The Indian Council of Medical Research (ICMR) has issued revised Type 1 Diabetes guidelines. The following are the top 10 points from the research paper.
The Indian Council of Medical Research (ICMR) has released new guidelines on Type 1 Diabetes. Here are key 10 points from the research document.

Healthy diet

To manage Type 1 Diabetes, the ICMR recommends eating a nutritious diet. Carbohydrates should account for 50-55 percent of total calories. Fats should account for up to 30% of total calories consumed on a daily basis. Protein should account for 15-20% of total calorie consumption. Salt intake should be reduced to 2.5 g per day for children aged one to three, 3 g per day for children aged four to eight, 3.8 g per day for children and adolescents aged 9 years and above, and 6 g per day for adults. Processed foods are high in salt, so they should be consumed in moderation.


Regular physical activity improves overall well-being, prevents obesity, and lowers cardiovascular risk in Type 1 Diabetes patients. Insulin sensitivity rises during and immediately after exercise, then declines 7-11 hours later. Glycemic regulation may be improved by aerobic fitness. During anaerobic activity, however, catecholamine levels rise significantly, and the pancreas in Type 1 Diabetes patients is unable to boost insulin secretion to counteract the effects of catecholamines. Typically, children engage in short bursts of intensive activity followed by intervals of relaxation. Extra physical activity, however, may necessitate insulin changes on occasion.

Insulin therapy side-effects

Hypoglycemia is the most common adverse effect of insulin therapy and a key stumbling block to maintaining tight glycemic control. Improved glycemic control may result in weight gain. Insulin injection at the same place and frequent use of a blunt needle cause lipohypertrophy. Both the physician and the patient should inspect injection sites on a regular basis, especially if there is unexplained blood glucose variability. One of the negative effects is insulin site infection.

Blood glucose monitoring

In individuals with Type 1 Diabetes, blood glucose monitoring is an important element in predicting glycemic control. In young children, especially those with poor glycemic control, the frequency of daily Self-Monitoring of Blood Glucose (SMBG) might range from four to six times per day. In youngsters with improved glycemic control, a more liberal SMBG of two-three times per day may be recommended. For some people, even monitoring 1-2 blood glucose levels may be difficult due to financial constraints. Testing could be limited to sick days and hypoglycemic episodes, with a “basic minimum” of two to four times per day for two to three consecutive days per month.

Diabetic ketoacidosis

Nausea and vomiting, abdominal pain, acidotic breathing with a characteristic fruity odour, and indicators of dehydration arise as diabetic ketoacidosis (DKA) develops. Although commas are uncommon, the patient is frequently drowsy at the time of presentation. Better access to medical treatment, adequate patient education, and effective communication with a health care provider during an intercurrent disease can all help to prevent DKA.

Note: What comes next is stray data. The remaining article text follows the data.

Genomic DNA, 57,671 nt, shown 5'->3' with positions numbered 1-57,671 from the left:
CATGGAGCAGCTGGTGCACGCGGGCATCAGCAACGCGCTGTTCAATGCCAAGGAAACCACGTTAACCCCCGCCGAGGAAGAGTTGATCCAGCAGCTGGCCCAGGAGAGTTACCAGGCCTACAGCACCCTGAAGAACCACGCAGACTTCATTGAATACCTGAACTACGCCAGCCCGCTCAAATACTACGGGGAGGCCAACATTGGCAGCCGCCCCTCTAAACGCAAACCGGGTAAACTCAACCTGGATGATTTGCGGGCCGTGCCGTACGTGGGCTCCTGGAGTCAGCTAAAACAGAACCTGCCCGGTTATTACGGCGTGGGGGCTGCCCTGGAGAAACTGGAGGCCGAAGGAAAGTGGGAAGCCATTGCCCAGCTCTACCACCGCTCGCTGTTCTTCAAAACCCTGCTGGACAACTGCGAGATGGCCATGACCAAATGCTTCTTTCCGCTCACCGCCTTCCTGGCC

Vision loss

Diabetic retinopathy is a primary cause of blindness in adults and one of the most common microvascular complications of type 1 diabetes. It is a degenerative illness that, if left untreated, can result in significant vision loss. Patients with type 1 diabetes are more likely to develop cataracts, glaucoma, retinal vein occlusion, and cranial nerve palsies, among other eye problems. Furthermore, cataract surgery might have a long recovery time and is linked to poor visual outcomes in these patients.

Kidney disease

Diabetic nephropathy (DKD) is the leading cause of chronic kidney disease (CKD) in India and around the world. It is marked by albuminuria, a decrease in glomerular filtration rate (GFR), and hypertension, as well as an elevated risk of cardiovascular disease. In recent decades, early diagnosis combined with effective glucose control and blood pressure management has improved the prognosis of these patients.


In people with type 1 diabetes, neuropathy is a common microvascular consequence. It is linked to a high rate of morbidity and mortality. It is the single most critical determinant in the development of foot ulcers and lower-extremity amputations. There is, however, a scarcity of information on the frequency of microvascular problems in Indian T1DM patients.

Increased death risk

When compared to the non-diabetic population, patients with type 1 diabetes have a higher risk of morbidity and mortality from cardiovascular disease. Coronary artery disease, stroke, and peripheral arterial disease are all examples of this. Cardiovascular events occur more earlier in type 1 diabetic patients than in the general population.

More children affected in India

In India, type 1 diabetes is now being diagnosed in an increasing number of children. This could be due to the fact that the disorder’s true frequency is increasing in the country. It could also represent increased awareness and, as a result, better diagnosis of type 1 diabetes.It is also possible that children are surviving longer as a result of earlier diagnosis and treatment.
Read the complete document HERE.
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